Oscar hopefuls strode down the red carpet on Sunday — walking advertisements for some of fashion's biggest names. But Chanel and Armani weren't the only winners that night.

A brand that targets more modest, socially conscious consumers got attention, too.

It started when Ghanaian actor Abraham Attah showed up on the red carpet. Many eyes went from his sharp tux right to his feet. Yes, the teenage star of Beasts of No Nation was wearing black velvet Toms.

Many of you probably know Toms. Maybe you're wearing a pair right now. For those who don't know, Toms — it's short for "tomorrow" — is a company that promises if you buy a pair of its shoes, it will give a pair to a poor child somewhere in the world. And on Oscar night, Toms wasted no time promoting its red carpet moment and its mission. "With the help of @AttahNii we're giving 10k pairs of shoes to kids in need in his home country of Ghana," the company tweeted.

There was more in store for Toms that night. AT&T aired a 30-second ad featuring Toms founder Blake Mycoskie.

Since its launch a decade ago, Mycoskie's business has become wildly popular with socially conscious consumers and the mainstream media. That's translated into huge revenue for the for-profit company. In fact, private equity firm Bain Capital snatched up half of Toms in 2014. At the time, the company was reportedly valued at around $625 million. Mycoskie kept a 50 percent share.

I've been watching the evolution of Toms with a great deal of interest. I first investigated the company in 2012 for my podcast, Tiny Spark.

More than anything, I wanted to know whether giving away free shoes was indeed good aid. Mycoskie contended that there were millions of children around the world who had no shoes. If that were true, then I was pretty sure those kids had other needs more pressing than shoes. At the time, the company was doling out canvas slip-ons made in factories in China, Argentina and Ethiopia, which may have helped the economies in those countries but did nothing for local industries where most of the shoes were distributed. In short, I wanted to know whether Toms was really "doing good."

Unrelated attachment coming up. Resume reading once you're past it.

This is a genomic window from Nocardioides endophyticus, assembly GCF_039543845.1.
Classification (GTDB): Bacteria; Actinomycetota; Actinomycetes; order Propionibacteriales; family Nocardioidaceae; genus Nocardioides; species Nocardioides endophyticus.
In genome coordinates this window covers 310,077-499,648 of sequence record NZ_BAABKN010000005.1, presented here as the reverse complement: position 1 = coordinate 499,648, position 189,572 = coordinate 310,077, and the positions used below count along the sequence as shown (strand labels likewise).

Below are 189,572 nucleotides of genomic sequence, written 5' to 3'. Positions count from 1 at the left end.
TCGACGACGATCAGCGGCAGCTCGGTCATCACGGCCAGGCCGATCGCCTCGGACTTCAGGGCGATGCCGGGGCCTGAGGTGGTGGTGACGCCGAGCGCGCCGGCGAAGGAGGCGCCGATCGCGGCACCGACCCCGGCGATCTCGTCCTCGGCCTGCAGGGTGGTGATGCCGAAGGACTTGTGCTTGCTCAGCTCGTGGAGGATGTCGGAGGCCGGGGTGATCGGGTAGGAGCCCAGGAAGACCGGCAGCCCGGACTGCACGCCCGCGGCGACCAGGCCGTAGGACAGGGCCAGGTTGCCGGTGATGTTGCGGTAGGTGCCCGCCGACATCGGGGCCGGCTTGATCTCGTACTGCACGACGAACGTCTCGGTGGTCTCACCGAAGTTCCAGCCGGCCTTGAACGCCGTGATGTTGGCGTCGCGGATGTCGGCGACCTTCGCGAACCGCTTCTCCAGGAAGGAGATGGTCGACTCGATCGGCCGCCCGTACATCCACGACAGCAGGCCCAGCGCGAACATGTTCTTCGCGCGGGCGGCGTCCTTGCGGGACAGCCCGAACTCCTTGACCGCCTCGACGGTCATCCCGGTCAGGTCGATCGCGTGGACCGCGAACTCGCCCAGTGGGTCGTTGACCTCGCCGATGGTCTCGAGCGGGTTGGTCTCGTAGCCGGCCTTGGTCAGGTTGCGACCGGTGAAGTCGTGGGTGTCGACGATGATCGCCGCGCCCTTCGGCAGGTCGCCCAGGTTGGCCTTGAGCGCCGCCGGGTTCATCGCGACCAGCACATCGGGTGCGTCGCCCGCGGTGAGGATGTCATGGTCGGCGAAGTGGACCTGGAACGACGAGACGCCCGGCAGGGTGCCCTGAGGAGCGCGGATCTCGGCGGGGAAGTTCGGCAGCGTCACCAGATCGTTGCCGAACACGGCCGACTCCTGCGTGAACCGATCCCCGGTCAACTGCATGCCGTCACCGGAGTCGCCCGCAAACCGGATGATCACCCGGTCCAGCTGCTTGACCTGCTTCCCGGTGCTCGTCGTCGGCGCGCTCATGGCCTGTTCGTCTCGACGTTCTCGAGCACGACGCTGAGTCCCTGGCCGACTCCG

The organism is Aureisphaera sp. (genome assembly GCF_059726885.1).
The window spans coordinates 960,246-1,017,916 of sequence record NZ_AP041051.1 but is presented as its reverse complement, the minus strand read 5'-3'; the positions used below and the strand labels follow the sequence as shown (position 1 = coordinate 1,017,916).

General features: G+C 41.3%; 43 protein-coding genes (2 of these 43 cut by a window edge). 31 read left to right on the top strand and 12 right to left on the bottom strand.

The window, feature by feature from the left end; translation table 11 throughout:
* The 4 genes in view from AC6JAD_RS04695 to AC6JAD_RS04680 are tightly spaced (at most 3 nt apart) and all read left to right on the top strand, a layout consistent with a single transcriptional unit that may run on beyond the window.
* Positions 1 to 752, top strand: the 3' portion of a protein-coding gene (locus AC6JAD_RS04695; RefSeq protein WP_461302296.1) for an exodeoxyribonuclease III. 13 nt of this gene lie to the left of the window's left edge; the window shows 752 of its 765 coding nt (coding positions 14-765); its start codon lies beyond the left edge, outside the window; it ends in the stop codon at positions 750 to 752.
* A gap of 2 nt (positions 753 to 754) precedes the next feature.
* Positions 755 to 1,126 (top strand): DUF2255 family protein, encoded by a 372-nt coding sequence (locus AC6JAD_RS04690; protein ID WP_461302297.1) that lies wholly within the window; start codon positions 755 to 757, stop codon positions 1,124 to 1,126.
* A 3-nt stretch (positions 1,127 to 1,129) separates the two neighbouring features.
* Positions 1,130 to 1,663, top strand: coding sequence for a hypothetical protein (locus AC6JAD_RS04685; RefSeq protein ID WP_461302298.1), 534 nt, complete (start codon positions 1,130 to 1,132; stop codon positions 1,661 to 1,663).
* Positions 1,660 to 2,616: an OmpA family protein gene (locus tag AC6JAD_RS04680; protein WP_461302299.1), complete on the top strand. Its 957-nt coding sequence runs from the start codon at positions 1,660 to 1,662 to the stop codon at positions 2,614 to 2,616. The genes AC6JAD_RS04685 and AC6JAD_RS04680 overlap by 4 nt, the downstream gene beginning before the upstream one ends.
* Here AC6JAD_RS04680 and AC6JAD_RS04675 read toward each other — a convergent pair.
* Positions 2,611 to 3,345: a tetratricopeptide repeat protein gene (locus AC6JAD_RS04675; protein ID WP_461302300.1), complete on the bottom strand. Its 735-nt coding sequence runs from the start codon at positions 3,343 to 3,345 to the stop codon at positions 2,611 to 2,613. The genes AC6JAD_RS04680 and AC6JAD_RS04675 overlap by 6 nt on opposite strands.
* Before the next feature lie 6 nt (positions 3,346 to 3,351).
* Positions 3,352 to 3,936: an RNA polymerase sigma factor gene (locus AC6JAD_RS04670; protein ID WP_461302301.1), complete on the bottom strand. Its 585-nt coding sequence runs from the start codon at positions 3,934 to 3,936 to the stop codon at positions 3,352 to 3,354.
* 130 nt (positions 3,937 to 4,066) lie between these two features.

My conclusion: not really.

Backlash from Toms fans immediately ensued. They told me there were thousands of other companies I should pick on; that Mycoskie could do what he wants with his business. "They are his shoes and it is his money!" one listener wrote. All these things are true.

I also continue to believe that we must critique well-intentioned projects and people so that we can figure out how to have the most impact in the lives of those we seek to help. Fair but critical reporting pushes companies, nonprofits and philanthropists to do better work. And the evolution of Toms proves this point.

About a year after my podcast, Mycoskie said he had listened to critics and that the company would begin producing shoes in Haiti in order "to help establish and support the growth of a responsible and sustainable shoe industry in Haiti." Then last year, Toms unveiled a partnership with the Clinton Foundation and the Wildlife Conservation Society to produce a limited run of shoes. For each pair purchased, the company would fund elephant conservation projects. It's now doing the same for sea turtles and will donate $5 to a nonprofit for every pair sold.

And Toms continues to find ways to have impact with its ever-expanding list of products based on the Buy One Give One model. Profits from Toms coffee supports clean water initiatives. Toms bags support safe births. If you buy a pair of tortoise shell glasses for $139, someone will get an eye exam and treatment. The company says it has helped restore sight to 360,000 people this way, which is phenomenal but pales in comparison to the popularity of those shoes (they've given away 50 million pairs and counting).

So, shoes remain most popular with consumers, yet its fledgling bag, eyeglass and coffee offerings seem to signal that the company recognizes that services — not product giveaways — are what people in extreme poverty need more.

I wonder if Toms aspires to give away 50 million more pairs of shoes. And should it keep giving away shoes just because consumers keep buying them? I wanted to ask Toms these questions and ask how the actor Abraham Attah came to wear Toms at the Oscars. But as of the time of this writing, the company had not responded to requests for comment.

As Toms steps into its second decade, it could more effectively channel the goodwill of its socially responsible customers by using its shoe sales to support causes that directly tackle the pressing problems children in extreme poverty face, such as lack of access to decent health care, clean water and quality education.

Because if a child has free shoes but none of these other things, how much good have consumers really done?

But here's the thing: If Toms were to start putting proceeds from most or all of its shoe sales to support organizations that are tackling big problems, would consumers still buy Toms? "Buy One, Help Train a Teacher in Bangladesh." That doesn't have quite the same ring. But it would have far more impact in children's lives. And consumers are smart. They'll get it. Who knows, maybe Toms would sell even more shoes that way.

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